“ . . . until now how the Navy managed to instantaneously move from the overt legal restrictions of the naval arms treaties that bound submarines to the cruiser rules of the eighteenth century to a declaration of unrestricted submarine warfare against Japan immediately after the attack on Pearl Harbor has never been explained. Lieutenant Holwitt has dissected this process“ . . . until now how the Navy managed to instantaneously move from the overt legal restrictions of the naval arms treaties that bound submarines to the cruiser rules of the eighteenth century to a declaration of unrestricted submarine warfare against Japan immediately after the attack on Pearl Harbor has never been explained. Lieutenant Holwitt has dissected this process and has created a compelling story of who did what, when, and to whom.”—The Submarine Review“Execute against Japan should be required reading for naval officers (especially in submarine wardrooms), as well as for anyone interested in history, policy, or international law.”—Adm. James P. Wisecup, President, US Naval War College (for Naval War College Review)“Although the policy of unrestricted air and submarine warfare proved critical to the Pacific war’s course, this splendid work is the first comprehensive account of its origins—illustrating that historians have by no means exhausted questions about this conflict.”—World War II Magazine“US Navy submarine officer Joel Ira Holwitt has performed an impressive feat with this book. . . . Holwitt is to be commended for not shying away from moral judgments . . . This is a superb book that fully explains how the United States came to adopt a strategy regarded by many as illegal and tantamount to ‘terror’.”—Military Review...
|Title||:||"Execute against Japan": The U.S. Decision to Conduct Unrestricted Submarine Warfare|
|Number of Pages||:||262 Pages|
|Status||:||Available For Download|
|Last checked||:||21 Minutes ago!|
"Execute against Japan": The U.S. Decision to Conduct Unrestricted Submarine Warfare Reviews
America entered World War I, in part to protest Germany's unrestricted use of submarines against merchant sailors. When she fought against Japan, the US Navy immediately started the same strategy. Holwitt traces, in excruciating detail, how that change in outlook came about.Why I started this book: I'm working my way thru the Navy's Recommended Reading list.Why I finished it: This book took a long time for me to read. It's dense with fact and details. I would recommend that anyone interested read the conclusion first and then go back and read the whole book. Reading it in this order allows any reader, not familiar with naval history, to realize the significance of what Holwitt is saying from chapter 1 on.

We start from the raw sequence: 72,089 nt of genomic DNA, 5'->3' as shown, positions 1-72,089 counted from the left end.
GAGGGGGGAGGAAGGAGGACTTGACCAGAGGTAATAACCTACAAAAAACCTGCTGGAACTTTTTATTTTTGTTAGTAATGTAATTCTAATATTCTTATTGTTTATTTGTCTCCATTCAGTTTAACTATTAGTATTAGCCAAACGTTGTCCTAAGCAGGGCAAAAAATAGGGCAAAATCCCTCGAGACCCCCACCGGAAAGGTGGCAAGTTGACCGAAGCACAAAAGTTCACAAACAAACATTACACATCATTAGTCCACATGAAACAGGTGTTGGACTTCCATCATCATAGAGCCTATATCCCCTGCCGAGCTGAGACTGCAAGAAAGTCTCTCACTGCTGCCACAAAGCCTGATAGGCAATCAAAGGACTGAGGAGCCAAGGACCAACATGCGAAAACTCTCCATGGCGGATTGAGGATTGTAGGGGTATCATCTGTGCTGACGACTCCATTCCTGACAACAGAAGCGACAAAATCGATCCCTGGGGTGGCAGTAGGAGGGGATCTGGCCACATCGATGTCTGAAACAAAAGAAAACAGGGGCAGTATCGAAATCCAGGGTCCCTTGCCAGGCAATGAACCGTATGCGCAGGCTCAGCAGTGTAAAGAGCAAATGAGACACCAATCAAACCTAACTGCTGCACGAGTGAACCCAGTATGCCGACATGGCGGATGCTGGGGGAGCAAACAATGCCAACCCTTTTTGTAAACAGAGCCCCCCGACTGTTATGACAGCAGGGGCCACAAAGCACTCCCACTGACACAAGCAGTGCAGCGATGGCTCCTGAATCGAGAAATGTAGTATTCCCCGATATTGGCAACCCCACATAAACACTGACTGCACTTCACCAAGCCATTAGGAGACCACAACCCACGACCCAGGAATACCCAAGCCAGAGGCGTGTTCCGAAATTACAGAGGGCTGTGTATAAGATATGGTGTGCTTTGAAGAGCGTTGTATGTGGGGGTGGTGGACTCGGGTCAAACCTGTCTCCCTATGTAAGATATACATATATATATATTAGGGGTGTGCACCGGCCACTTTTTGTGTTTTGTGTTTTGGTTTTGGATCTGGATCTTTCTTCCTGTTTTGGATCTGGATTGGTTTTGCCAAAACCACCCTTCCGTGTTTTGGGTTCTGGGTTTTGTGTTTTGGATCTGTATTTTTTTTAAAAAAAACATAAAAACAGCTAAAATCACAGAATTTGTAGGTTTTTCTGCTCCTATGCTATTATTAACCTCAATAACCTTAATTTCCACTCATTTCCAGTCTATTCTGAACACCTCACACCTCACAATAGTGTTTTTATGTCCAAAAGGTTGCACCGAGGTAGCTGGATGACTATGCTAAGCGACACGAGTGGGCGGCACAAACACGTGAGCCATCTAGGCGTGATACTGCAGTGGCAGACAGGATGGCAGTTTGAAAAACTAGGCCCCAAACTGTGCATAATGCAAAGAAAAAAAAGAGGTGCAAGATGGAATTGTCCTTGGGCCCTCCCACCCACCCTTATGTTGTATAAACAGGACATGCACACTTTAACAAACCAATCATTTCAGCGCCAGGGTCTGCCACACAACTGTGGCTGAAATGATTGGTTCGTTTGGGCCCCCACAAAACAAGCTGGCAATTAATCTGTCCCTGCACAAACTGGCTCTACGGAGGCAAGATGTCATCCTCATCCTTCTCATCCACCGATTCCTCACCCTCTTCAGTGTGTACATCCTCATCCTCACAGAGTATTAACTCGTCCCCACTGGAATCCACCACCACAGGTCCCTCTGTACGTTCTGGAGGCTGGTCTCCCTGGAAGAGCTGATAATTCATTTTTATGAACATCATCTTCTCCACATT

The US entered World War One in large part because of outrage against German unrestricted submarine warfare -- particularly, the sinking of neutral ships. All during the 1920s and 1930s, US diplomacy and naval strategy emphasized that neutral ships ought to be inviolate during wartime and that even civilian ships belonging to an enemy government should not simply be sunk without warning. As late as 1941, the official Instructions for the US Navy required submarines to search merchant allow the crew to evacuate before sinking a merchant ship. This was not a point of antiquarian fussiness -- this was the public view of the President and the State Department who were repeatedly and publicly complaining about German submarine warfare.These elaborate rules lasted approximately 90 minutes into the Second World War. At 3:45 manilla time (9:15 Hawaii), Admiral Hart ordered the Asiatic Fleet "SUBMARINES AND AIRCRAFT WILL WAGE UNRESTRICTED WARFARE." A few hours later, Admiral Stark, the Chief of Naval Operations, signaled the rest of the US Navy: "EXECUTE AGAINST JAPAN UNRESTRICTED AIR AND SUBMARINE WARFARE. CINCAF INFORM BRITISH AND DUTCH. INFORM ARMY."As the author notes, this is a striking reversal of past US practice, and doubly so because it appears that the Navy adopted unrestricted submarine warfare with no deliberation with the civilian government. Certainly Hart issued his orders without any direction from Washington, and it is not at all clear that Stark had any, either. Possibly it was discussed verbally between Stark and the President, but there was no written record of such a discussion.The book explains the background of this decision-making, both for the Asiatic Fleet in the Philippines and for the Navy as a whole. As the author documents, the key people in the Navy understood by the mid 1930s that submarines could not, in practice, follow traditional cruiser-warfare rules and pushed for more relaxed laws of war. Memoranda advocating unrestricted warfare reached the General Board in 1941, and that body essentially declared "this is against US policy and if we were going to change that policy we wouldn't say so in advance." As the author shows, there was a great deal of nodding and winking between Admiral Hart and the CNO, immediately before the war. It was made clear to Hart that he _would_ be ordered to conduct unrestricted submarine warfare as soon as hostilities broke out (as, in fact, he was.) Moreover, he had been coached by Stark on how to justify such conduct based on his existing orders. In February of 1941, Stark wrote a private letter to Hart, saying "It is believed that further careful study of these tasks will reveal all their implications. The term ‘sea communications’ includes all naval as well as merchant shipping. .... The question of inability to sink merchant shipping by submarines, without warning, is unlikely to arise, since it is probable that all shipping within your reach will be under Japanese naval operation or control." That is, "you should just assert that the Japanese merchant ships are really part of the navy, and shoot them based on that."Overall, I thought this was a well-written and carefully-researched exploration of a topic that has previously been overlooked. It's a useful case study on how the inter-war navy formulated its doctrine, and in particular how these deliberations often happen out of sight of the civilian leadership. The author manages to be thorough without being pedantic, and the writing is solid for an academic historian, without any pedantic methodological asides.The book was based on the author's dissertation. If you don't want to read the book, the dissertation is available online. https://etd.ohiolink.edu/rws_etd/docu...